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Robotics

Submission + - Drone swarm creates Star Trek logo in London Sky (suasnews.com)

garymortimer writes: "As a harbinger for the Paramount film “Star Trek – Into Darkness”, starting in May in Europe’s cinemas, last night a swarm of 30 mini-helicopters equipped with the LED lights drew the Star Trek logo into the skies over London. The choreography for the show was developed by Ars Electronica Futurelab from Linz (Austria). Quadrocopter maker Ascending Technologies GmbH from Munich (Germany) provided the aircrafts."
Robotics

Submission + - Drones patrol Yorkshire Dales skies – to protect peat bogs (suasnews.com)

garymortimer writes: "The technology used in creating drones is now helping preserve the ancient threatened landscape in the Yorkshire Dales thanks to a joint venture between a wildlife charity and a science and technology body.

Unmanned aerial vehicles, known as UAVs, are being flown over peatland sites in and around Cray Moss in the dales, to collect data and help experts create a detailed picture of the extent and severity of peatland degradation.

Images sent back from the aircraft are turned into a 3D model of the landscape."

Transportation

Submission + - Blue Peter, gets it's own drone (suasnews.com)

garymortimer writes: "This is an experiment that BBC R&D have been working on over the last few months, to equip an “unmanned aerial vehicle” (or UAV for short), built by University of Southampton, with BBC broadcast cameras. BBC R&D has developed new kit to enable us to film from the air, with improved shot stability and accuracy. We have also built the capability to stream HD footage directly from the aircraft to a BBC computer in real time.

Matthew Postgate from BBC R&D had the following to say

“At BBC R&D, we are always looking at ways to evolve technology, and want learn more about how this type of aerial filming might be used in broadcasting. As with all footage the BBC captures, we have clear guidelines in place governing what we can show on screen. What is exciting here is the possibility of bringing new angles to audiences”."

Crime

Submission + - Secret UK network hunts GPS jammers (suasnews.com)

garymortimer writes: "A secret network of 20 roadside listening stations across the UK has confirmed that criminals are attempting to jam GPS signals on a regular basis, a conference at the National Physical Laboratory, in London, will hear later today.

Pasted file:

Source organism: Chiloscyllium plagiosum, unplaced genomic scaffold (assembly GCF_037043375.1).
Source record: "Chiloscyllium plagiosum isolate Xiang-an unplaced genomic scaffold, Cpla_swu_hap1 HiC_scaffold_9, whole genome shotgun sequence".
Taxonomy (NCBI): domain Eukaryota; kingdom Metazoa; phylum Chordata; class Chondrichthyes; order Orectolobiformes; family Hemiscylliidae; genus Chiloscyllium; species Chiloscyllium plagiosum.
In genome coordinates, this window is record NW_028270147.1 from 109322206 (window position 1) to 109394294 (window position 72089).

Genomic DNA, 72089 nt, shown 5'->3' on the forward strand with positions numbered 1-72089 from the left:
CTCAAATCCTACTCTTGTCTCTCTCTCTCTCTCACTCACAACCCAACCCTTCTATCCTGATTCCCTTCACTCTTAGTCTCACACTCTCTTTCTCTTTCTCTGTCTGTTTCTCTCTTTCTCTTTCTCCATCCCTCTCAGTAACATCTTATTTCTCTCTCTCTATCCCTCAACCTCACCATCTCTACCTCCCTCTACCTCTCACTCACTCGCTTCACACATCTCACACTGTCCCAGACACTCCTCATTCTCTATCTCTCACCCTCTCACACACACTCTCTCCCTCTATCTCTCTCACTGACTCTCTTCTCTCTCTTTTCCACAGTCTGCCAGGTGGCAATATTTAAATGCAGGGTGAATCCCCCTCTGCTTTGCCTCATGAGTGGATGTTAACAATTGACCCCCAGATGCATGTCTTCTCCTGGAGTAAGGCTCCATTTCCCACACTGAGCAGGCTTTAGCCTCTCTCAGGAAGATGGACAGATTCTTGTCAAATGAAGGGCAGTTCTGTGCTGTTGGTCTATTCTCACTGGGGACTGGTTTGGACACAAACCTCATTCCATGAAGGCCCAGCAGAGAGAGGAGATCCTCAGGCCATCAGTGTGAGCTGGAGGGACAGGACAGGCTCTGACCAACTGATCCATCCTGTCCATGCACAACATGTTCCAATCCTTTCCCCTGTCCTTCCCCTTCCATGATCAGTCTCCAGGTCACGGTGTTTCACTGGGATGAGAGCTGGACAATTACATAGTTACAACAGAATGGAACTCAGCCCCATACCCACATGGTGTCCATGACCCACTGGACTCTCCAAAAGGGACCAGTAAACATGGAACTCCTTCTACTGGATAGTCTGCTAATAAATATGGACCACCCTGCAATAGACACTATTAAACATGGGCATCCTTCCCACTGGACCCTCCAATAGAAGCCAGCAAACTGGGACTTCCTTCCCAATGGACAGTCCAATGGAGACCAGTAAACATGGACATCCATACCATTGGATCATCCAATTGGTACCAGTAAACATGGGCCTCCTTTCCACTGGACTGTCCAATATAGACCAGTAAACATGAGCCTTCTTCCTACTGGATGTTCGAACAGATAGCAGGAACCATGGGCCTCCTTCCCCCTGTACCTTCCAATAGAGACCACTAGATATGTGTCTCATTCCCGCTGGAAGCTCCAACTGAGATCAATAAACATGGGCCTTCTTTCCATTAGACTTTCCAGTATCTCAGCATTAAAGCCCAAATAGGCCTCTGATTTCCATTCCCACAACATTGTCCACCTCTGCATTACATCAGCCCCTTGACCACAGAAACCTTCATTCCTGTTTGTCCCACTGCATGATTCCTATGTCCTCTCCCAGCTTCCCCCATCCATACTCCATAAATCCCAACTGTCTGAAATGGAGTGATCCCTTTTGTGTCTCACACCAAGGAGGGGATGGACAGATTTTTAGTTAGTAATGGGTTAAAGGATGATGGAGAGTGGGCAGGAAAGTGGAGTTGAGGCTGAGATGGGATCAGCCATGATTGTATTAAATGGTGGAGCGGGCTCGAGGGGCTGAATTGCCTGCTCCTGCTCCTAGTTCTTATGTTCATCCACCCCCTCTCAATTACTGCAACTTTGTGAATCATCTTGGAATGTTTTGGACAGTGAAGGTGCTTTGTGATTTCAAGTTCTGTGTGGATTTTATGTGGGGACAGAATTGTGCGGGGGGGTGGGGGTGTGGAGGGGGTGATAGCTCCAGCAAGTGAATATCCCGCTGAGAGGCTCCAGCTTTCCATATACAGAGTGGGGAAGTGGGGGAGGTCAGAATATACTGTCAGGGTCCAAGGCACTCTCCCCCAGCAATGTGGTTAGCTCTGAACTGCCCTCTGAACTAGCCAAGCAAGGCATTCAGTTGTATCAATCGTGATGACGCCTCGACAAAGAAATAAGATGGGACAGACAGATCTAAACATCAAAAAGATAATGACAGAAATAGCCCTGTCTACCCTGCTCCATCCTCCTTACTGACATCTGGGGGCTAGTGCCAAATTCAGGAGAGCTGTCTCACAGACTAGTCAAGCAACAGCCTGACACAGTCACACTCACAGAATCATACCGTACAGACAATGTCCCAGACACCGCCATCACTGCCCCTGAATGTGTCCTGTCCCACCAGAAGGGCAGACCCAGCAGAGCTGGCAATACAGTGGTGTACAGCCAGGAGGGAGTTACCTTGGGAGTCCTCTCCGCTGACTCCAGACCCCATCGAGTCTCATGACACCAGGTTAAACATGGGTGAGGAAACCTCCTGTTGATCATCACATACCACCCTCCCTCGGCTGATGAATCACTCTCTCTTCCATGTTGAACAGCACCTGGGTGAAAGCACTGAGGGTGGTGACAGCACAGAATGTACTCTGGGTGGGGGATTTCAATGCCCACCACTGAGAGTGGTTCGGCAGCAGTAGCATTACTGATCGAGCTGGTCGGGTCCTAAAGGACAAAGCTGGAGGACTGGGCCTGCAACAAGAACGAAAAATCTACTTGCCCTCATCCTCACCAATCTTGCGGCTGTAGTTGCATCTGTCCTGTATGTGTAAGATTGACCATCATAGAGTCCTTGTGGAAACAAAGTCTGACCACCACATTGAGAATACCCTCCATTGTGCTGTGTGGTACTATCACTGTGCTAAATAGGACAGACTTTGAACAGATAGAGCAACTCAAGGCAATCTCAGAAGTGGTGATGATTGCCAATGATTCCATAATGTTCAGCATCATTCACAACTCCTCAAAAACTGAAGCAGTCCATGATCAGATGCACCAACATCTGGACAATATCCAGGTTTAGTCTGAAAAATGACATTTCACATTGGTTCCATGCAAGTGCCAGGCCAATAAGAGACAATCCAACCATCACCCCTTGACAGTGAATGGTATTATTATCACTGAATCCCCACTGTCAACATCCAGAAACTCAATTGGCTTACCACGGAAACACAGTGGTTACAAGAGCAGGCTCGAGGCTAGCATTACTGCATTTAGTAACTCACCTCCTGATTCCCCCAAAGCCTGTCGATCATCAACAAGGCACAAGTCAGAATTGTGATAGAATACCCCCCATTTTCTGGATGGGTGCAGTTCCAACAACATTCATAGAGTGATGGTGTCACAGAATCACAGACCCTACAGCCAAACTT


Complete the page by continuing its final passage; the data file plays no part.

The implications for disrupted GPS signal’s to small drones might be a little more serious if the craft are being operated in built up areas."

Robotics

Submission + - Pocket sized drones wins £20 mil contract fr (suasnews.com)

garymortimer writes: "Developments in micro electronics, especially in mobile phone and battery technologies, have made it feasible to develop advanced flying platforms that weigh just a few grams. Teaming up specialists in video and signal processing, hardware design and operational know how created the necessary foundation for the company. During 2009 the company more than doubled in size creating the largest UAS Company in Norway.

The PD-100 Black Hornet is the first airborne Personal Reconnaissance System to be developed. It will provide soldiers with their own immediate Intelligence,Surveillance and Reconnaissance capability for operations in confined areas and outdoors."

Robotics

Submission + - UK Police drone lost in the Mersey river (suasnews.com)

garymortimer writes: "AN AERIAL drone hailed by Merseyside Police as the latest tool in the fight against crime was declared “lost at sea” after crashing into the River Mersey.

The craft, which was launched in Merseyside four years ago in a hail of publicity, now apparently lies at the bottom of the river.

Because of force budget cuts, senior officers have also decided to consign any plan to replace it to the depths of the ocean.

Police lost control of the £13,000 Unmanned Aerial Vehicle (UAV) while operating it from the Riversdale Police Social Club, in Aigburth, on a “routine training exercise”.

Bosses spoke to the red-faced officers after the incident.

Those involved in the expensive mishap were “given advice” – police jargon for a dressing-down."

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